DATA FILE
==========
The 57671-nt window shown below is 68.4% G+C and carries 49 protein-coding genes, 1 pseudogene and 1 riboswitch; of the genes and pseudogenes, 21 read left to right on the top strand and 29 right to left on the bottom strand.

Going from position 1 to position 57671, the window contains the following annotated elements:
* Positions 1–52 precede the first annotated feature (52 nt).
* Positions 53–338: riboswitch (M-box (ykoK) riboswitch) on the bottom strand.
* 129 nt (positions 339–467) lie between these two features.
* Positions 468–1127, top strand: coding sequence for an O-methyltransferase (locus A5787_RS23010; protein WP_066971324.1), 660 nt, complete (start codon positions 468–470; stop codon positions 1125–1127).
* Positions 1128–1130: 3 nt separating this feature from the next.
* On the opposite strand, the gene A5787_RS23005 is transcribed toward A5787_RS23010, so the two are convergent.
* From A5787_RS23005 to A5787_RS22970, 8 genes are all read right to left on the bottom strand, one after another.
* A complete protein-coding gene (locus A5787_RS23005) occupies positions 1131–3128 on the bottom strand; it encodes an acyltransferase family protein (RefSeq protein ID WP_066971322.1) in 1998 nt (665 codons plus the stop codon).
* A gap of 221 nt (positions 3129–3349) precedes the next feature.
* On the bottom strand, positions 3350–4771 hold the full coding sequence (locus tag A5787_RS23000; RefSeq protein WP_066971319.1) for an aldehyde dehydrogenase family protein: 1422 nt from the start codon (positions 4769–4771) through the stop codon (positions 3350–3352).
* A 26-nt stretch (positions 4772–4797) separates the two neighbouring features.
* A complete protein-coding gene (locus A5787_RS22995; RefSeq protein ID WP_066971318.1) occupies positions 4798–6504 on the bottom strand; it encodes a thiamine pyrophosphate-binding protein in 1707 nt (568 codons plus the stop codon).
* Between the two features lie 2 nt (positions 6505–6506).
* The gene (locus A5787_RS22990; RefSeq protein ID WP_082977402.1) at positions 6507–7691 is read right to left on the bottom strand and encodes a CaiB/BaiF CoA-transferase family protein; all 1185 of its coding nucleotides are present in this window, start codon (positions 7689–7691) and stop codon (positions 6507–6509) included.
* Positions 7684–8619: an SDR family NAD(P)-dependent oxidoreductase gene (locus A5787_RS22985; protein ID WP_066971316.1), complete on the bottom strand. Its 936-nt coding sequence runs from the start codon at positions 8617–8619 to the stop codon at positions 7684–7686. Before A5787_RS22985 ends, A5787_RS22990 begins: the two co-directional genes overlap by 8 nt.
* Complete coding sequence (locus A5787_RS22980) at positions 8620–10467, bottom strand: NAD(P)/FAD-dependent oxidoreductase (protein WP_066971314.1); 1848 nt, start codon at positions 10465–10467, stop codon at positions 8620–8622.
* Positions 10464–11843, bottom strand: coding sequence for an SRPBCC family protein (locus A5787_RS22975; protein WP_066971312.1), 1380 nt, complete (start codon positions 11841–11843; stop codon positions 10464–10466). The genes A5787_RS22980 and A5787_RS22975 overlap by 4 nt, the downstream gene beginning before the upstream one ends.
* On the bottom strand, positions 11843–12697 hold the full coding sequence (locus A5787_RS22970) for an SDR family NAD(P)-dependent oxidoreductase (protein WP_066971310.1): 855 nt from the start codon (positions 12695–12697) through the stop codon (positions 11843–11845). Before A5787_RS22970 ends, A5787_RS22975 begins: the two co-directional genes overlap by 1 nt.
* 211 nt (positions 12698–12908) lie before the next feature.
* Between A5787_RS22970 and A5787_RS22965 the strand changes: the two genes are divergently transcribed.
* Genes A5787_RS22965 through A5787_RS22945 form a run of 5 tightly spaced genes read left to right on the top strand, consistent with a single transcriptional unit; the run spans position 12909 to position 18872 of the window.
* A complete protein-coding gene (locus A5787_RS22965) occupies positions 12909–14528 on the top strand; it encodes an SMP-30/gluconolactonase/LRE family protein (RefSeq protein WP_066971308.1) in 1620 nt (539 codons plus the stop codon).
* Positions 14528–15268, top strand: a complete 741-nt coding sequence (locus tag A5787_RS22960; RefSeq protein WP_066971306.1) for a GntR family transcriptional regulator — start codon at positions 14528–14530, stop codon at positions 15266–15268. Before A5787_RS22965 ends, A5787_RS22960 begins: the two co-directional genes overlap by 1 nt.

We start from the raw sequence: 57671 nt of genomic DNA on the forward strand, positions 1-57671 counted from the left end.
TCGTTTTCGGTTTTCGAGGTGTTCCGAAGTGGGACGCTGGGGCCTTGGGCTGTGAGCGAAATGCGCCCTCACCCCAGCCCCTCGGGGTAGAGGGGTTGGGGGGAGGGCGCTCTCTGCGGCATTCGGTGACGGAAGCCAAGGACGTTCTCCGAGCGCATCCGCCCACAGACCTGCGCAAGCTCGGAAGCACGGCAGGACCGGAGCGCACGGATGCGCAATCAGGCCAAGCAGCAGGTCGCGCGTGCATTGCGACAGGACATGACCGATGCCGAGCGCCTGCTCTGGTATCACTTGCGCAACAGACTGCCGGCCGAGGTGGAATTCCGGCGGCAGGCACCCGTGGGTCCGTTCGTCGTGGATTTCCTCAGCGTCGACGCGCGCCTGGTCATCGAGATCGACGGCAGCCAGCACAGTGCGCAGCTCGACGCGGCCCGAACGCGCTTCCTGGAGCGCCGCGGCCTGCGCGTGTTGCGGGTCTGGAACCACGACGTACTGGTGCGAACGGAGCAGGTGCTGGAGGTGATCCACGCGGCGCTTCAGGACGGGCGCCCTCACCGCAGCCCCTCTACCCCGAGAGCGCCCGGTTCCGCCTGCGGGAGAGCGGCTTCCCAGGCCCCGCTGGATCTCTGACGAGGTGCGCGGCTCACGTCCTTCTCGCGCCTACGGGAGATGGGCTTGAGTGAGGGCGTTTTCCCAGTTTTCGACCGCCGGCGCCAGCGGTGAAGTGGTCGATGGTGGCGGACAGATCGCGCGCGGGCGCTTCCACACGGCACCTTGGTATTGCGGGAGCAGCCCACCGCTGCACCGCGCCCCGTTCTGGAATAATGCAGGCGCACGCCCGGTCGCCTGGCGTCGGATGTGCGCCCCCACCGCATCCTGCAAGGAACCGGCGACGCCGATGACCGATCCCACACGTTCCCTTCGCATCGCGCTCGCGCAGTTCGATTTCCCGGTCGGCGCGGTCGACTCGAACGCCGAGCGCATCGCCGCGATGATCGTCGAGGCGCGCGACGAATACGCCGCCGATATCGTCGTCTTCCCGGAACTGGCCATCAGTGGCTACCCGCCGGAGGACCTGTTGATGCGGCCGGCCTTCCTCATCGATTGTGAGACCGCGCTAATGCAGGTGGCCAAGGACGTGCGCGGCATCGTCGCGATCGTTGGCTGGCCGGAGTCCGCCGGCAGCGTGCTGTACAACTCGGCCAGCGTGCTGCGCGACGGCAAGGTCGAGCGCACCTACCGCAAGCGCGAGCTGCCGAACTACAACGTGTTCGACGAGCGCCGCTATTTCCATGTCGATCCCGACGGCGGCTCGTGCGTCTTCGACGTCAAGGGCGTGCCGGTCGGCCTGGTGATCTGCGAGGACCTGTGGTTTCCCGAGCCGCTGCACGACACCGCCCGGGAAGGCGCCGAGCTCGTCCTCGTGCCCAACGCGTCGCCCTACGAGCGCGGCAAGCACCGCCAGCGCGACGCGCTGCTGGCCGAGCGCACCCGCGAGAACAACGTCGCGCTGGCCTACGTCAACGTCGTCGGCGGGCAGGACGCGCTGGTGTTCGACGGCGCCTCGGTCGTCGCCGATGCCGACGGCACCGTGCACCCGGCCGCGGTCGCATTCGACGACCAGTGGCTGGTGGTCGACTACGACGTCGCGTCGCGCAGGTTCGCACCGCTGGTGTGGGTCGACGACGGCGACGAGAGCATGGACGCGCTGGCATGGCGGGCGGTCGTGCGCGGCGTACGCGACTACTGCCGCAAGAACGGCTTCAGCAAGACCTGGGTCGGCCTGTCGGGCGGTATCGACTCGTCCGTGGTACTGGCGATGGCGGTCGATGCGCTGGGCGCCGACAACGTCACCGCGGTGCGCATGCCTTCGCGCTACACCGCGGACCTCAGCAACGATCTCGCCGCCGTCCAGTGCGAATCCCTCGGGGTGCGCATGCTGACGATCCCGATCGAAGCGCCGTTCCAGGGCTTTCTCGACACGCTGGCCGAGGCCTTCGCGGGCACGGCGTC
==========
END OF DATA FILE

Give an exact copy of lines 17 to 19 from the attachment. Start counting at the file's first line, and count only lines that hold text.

* Positions 7684–8619: an SDR family NAD(P)-dependent oxidoreductase gene (locus A5787_RS22985; protein ID WP_066971316.1), complete on the bottom strand. Its 936-nt coding sequence runs from the start codon at positions 8617–8619 to the stop codon at positions 7684–7686. Before A5787_RS22985 ends, A5787_RS22990 begins: the two co-directional genes overlap by 8 nt.
* Complete coding sequence (locus A5787_RS22980) at positions 8620–10467, bottom strand: NAD(P)/FAD-dependent oxidoreductase (protein WP_066971314.1); 1848 nt, start codon at positions 10465–10467, stop codon at positions 8620–8622.
* Positions 10464–11843, bottom strand: coding sequence for an SRPBCC family protein (locus A5787_RS22975; protein WP_066971312.1), 1380 nt, complete (start codon positions 11841–11843; stop codon positions 10464–10466). The genes A5787_RS22980 and A5787_RS22975 overlap by 4 nt, the downstream gene beginning before the upstream one ends.